At Meridian Middle School, scores improved for everything but sixth-grade reading and seventh-grade writing, which decreased by 20.4 points from last year to have 54.4 percent of students passing this year.
The school had big gains in seventh-grade reading - up by 26.5 points - and eighth-grade math - up by 19.6 points.
Meridian High experienced gains in reading and math, with a 17.9 point jump in students passing end-of-course algebra.
Reading improved districtwide in all grades but third and sixth, and there were increases in the number of students passing fourth- and 10th-grade writing, as well as science.
At Acme Elementary, the biggest gains were in third-grade math - the percentage of students passing increased by 11.3 points to 54.2 percent - and fourth-grade reading, where the score increased by a whopping 26.6 points to 78.9 percent.
Though fewer students passed reading in about half of the grades at Harmony and Kendall, fourth-graders made improvements in all subjects. Science scores rocketed up by 33.7 points for Harmony's fifth-graders, and by 17.3 points at Kendall.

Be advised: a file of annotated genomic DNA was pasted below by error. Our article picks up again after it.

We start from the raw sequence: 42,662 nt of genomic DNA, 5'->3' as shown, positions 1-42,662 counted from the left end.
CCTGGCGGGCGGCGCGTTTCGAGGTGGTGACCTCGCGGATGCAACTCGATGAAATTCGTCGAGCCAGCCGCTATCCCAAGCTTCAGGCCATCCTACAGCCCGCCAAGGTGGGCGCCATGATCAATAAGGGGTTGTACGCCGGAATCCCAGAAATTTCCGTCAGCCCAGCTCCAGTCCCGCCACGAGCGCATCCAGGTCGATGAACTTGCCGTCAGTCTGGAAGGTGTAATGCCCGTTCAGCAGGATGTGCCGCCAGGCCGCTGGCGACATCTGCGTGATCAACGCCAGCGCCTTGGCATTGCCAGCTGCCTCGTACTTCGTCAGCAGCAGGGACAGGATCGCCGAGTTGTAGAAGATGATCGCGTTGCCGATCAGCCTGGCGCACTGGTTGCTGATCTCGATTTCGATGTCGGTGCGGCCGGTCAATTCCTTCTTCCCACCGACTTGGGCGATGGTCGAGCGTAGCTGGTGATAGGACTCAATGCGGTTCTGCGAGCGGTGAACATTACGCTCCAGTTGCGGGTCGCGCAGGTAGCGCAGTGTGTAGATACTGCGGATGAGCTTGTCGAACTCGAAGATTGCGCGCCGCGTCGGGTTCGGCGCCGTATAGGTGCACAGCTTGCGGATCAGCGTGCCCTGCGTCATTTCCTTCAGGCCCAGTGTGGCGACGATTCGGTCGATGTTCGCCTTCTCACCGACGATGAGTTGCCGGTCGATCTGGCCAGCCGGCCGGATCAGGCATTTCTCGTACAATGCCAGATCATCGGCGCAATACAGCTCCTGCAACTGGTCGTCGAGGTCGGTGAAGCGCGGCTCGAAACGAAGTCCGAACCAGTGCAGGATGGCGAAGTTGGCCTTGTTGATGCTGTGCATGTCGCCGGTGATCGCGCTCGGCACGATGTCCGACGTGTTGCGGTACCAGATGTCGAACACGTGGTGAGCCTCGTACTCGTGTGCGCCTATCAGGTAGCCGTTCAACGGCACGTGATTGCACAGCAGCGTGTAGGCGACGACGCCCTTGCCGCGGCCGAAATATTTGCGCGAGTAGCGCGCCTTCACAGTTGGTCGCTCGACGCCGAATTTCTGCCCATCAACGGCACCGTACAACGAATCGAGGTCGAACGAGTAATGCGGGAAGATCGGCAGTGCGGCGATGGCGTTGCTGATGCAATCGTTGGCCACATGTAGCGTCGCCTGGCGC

At Mount Baker Junior High, eighth grade was the standout, with more students passing all subjects than last year.
The high school had a higher percentage of students passing in all subjects, with increases of 4.5 to 9.6 points. The school had better results than state numbers in everything except biology, which 61.9 percent of students passed.
Nooksack Valley School District had more students passing than the state average in all subjects except eighth-grade math, which was within a percentage point of the state score. It also improved its percentage of students passing math compared to last year in every grade but eighth.
Everson Elementary had decreases in third- and fifth-grade reading, but experienced improvement everywhere else. At Nooksack Elementary, though, more students passed reading in every grade; this year almost 90 to 95 percent of students were passing the test.
At Nooksack Valley Middle School, more students passed in every subject except eighth-grade reading and seventh-grade writing.
Nooksack Valley High followed the trend of high schools throughout the county, with reading and writing down slightly and more students passing both end-of-year math exams.
The district has been focusing on instruction, working on keeping students engaged in their work and assessing students in a variety of ways to make sure they understand what is being taught, said assistant superintendent Stockwell.
"Looking at these results is just one piece of the work. We make sure we put our eye on as many aspects of student achievement as possible," she said. "The day to day in the classroom is as key, if not more, than looking at end-of-year assessments."